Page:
We were going on holiday, with plan to head north out of Canberra’s winter cold to the far north of Queensland, to FNQ, and then work our way south, stopping at places of interest, finding places to chill and relax, to swim in the ocean and feel human again.
We could have driven both ways, but on the way north we decided to save ourselves two or three days of driving by driving to Brisbane, and putting our car on the train for the long haul up to Cairns.
As NSW’s railways are standard gauge (1485mm) and Queensland’s are all Cape Gauge – 1067mm or 3’6” in old money, the break of gauge meant we first had to spend a couple of days driving north through interminable roadworks on what will eventually be the Pacific freeway to Brisbane.
The deal was that you drove to Roma street station, they put your car on the train, and you had a sleeper compartment for the thirty hour journey to Cairns. You could book a luxy compartment, but being cheapskates at heart we opted for a standard three berth compartment and paid the supplement to have it for our exclusive use.
The last time we had been on a sleeper was in Thailand when we caught the night train frpm Bangkok to Nong Khai on the Thai/Lao border when travelling to Vientiane. Previously our experience had consisted of a second class sleeper in India, plus some trips on pre-privatisation British Rail in the early eighties before the discount airlines turned the London to Edinburgh service into something for nostalgia buffs.
The Sunlander is also about to be replaced by a newer, faster train, and some time soon the motorail service will stop along with the sleeper service, but for the moment the Sunlander is Queensland’s answer to the Trans Siberian, rattling north at an average speed of not much more than 60 km/h, past small coastal towns and through increasingly exuberant tropical vegetation and sugar cane fields, stopping at small towns, and in a couple of places appearing to run down the main street of the town.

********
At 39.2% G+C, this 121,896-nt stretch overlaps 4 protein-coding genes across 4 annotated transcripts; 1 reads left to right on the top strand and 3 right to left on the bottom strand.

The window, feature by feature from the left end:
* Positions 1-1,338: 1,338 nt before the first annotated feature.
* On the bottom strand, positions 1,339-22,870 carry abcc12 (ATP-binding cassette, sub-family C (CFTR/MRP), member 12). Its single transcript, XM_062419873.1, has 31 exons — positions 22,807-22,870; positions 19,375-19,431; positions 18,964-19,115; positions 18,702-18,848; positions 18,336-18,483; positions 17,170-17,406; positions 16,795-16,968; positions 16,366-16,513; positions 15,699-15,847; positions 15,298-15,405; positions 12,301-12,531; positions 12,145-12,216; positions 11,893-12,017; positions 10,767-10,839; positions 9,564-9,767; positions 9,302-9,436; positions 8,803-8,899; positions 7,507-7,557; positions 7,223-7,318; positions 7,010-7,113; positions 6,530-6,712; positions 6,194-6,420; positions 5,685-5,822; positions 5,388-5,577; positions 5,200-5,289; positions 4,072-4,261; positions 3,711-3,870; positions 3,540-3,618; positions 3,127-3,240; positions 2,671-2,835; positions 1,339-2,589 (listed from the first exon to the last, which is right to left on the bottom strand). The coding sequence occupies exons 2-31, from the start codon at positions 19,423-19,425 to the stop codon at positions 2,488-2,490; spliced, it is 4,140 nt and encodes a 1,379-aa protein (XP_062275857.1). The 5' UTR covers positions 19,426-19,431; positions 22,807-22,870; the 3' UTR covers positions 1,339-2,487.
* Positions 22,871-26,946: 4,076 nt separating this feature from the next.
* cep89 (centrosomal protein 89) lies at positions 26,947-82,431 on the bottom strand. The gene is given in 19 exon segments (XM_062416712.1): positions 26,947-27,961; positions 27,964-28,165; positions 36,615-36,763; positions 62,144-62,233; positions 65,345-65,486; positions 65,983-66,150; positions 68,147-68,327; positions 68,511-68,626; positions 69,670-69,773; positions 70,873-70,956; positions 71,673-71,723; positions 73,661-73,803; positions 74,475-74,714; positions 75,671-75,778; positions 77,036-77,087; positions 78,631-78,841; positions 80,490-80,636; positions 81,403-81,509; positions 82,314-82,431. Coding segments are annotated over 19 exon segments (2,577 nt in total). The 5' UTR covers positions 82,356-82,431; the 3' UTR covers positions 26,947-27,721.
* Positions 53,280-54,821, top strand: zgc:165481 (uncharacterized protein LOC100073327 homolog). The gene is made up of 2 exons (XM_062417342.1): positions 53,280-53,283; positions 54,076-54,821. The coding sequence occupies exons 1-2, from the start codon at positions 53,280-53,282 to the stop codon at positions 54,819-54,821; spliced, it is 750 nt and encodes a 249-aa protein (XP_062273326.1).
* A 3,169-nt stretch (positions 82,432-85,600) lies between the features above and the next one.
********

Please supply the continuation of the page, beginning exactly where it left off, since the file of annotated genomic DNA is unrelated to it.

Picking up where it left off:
The train was very much in the mode of British Rail, except no one offered us complimentary tea and biscuits, and the blankets were an unimaginative brown/beige rather than BR’s cheerful acrylic check.
And unlike Thai railways there was no cheerful man selling Singha beer and taking your order for food to be cooked at some restaurant up ahead and delivered when the train rattled through. Instead it was instant coffee, fatty chicken roasts and Thai fishcakes that were more your classic English potato based fishcake with a dash of Thai spice than anything produced by your neighbourhood asian takeway. In truth the catering was terrible, beating even American Airlines for producing food that looked and tasted like it had been made from roadkill.
But the journey was fun, like all train journeys letting you see into people’s lives by way of their back yards, and pretty restful. The train was pretty lo-tech, no wifi or cell phone coverage so for entertainment we read, wrote, or just looked out the window, and like the old British Rail sleeper trains, the rocking motion ensured a good nights sleep. Definitely a journey back to travel as it used to be, and all the more fun for that.